The bottom half SF is set with Anderson v Carreno Busta. Yikes. I did not see the death of Schwartzman yesterday, but did watch a bit of the night match. Querrey looked weighted down by expectation or something. He looked awful with no urgency on his ground stroke, his second serve coming in around 100 mph, etc. Not a good look from the American. Even the crowd wanted to get behind their guy. But he was flat. No visual energy, body language, and his ground strokes were sitting up, short, safe which the S. African destroyed.
Between his monster serve, his attack of Querrey’s second serve and his missile-like ground strokes, I joked that he’s playing the best tennis ever. He pumped his fist after EVERY won point, pep-talked himself constantly. . . the difference in energy alone was massively one-sided, like the tennis.
Even Querrey winning that second set TB couldn’t get the American rolling, losing the next set 2-6. To open that third set, coming off the dramatic TB, Querrey had looks at a BP, which could have really propelled him in that third set. Didn’t happen.
Huge difference between that and his demolition of an in-form Zverev. One win from a SF with Carreno Busta. Either of these boys last night would be favorites against the Spaniard, meaning probably a trip to the final with a win. Anderson played like he knew the stakes and knew the lifetime opportunity. Querrey shrank.
The way the top-half of the tournament should play-out is a good HC player should survive. Nadal, as discussed, looks uncomfortable even though the surface has been slowed quite a bit. As slow as AA is this year, the flatter more versatile player should still advance.
Federer has his hands full if Del Potro is healed. That was an amazing match v Thiem; he should have been dismissed, but simply rose to the occasion and put it to the young Austrian. Brilliant tennis. All of you (probably who don’t read this blog) who advocate some kind of Bo3 in the majors, should back away from whatever’s causing you this lunatic garbage. Go get your brain restrung. Del Potro, like I said, is such an inspiration.
I’ve been wanting to say this for a few days: I don’t trust Federer’s back. As clean as these last two matches have been, he just doesn’t seem quite right. The MTO after the second set against Kohlschreiber wasn’t a good look. He’s playing it off, but he just seems a string or two off.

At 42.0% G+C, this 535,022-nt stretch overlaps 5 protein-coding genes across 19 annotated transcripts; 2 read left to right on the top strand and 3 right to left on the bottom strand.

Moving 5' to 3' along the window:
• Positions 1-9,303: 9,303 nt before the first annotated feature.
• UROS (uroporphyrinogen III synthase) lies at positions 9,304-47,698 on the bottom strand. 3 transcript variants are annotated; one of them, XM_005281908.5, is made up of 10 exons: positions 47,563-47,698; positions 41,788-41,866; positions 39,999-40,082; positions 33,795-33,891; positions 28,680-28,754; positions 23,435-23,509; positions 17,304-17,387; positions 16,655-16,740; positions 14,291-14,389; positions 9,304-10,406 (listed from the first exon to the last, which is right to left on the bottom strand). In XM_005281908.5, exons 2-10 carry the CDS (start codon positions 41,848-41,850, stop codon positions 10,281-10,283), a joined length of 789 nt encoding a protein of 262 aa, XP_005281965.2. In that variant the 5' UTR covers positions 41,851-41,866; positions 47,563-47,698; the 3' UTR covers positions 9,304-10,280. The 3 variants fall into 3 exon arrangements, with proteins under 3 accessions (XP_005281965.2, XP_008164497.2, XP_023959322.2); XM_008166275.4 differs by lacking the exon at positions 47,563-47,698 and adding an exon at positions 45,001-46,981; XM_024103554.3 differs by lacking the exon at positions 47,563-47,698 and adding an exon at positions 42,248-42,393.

This QF and SF will test the back. I think reality could set-in here; that’s a big ask: to beat Delpo and Nadal back-to-back. If he’s not bothered by the back, he should be too much for anyone, but his next two opponents are the type to really test his health. Delpo and Nadal will go five sets fighting until death. The reality of Federer’s back will be determined now.
Nadal should be way too much for Rublev despite the youngster’s form. Or is he on some kind of historic run? I watched a little replay of that first set of Rublev v Dimitrov. Dimitrov should have been many people’s dark horse here at the USO. He served for the first set at 5-3 against the young Russian and lost that set 5-7 (and the next to sets). Pretty remarkable, really, even if Grigor is a bit of a wanker.
No way should Nadal lose this match. Question: how many matches has Rublev played on AA? I would love to see a good match, but suspect this could be a similar to the Dog match. Nice draw for the No.1 seed, no?
Is it destiny, folks, for Nadal to finally face Federer at the U.S. Open? Or will reality set-in on one’s aging body and the other’s surface difficulty?
I’ll be keeping watch on the teenager and then the back as the two factors that could crack the case. You have to think tonight’s match should be massive tennis theater.
Get your popcorn ready.
Of course I see what’s happening on the women’s side. Will it be four Americans in the SFs? The Vandeweghe v Pliskova match today should be a doozy as I think they don’t like each other, Pliskova defending her No.1. Sounds good to me.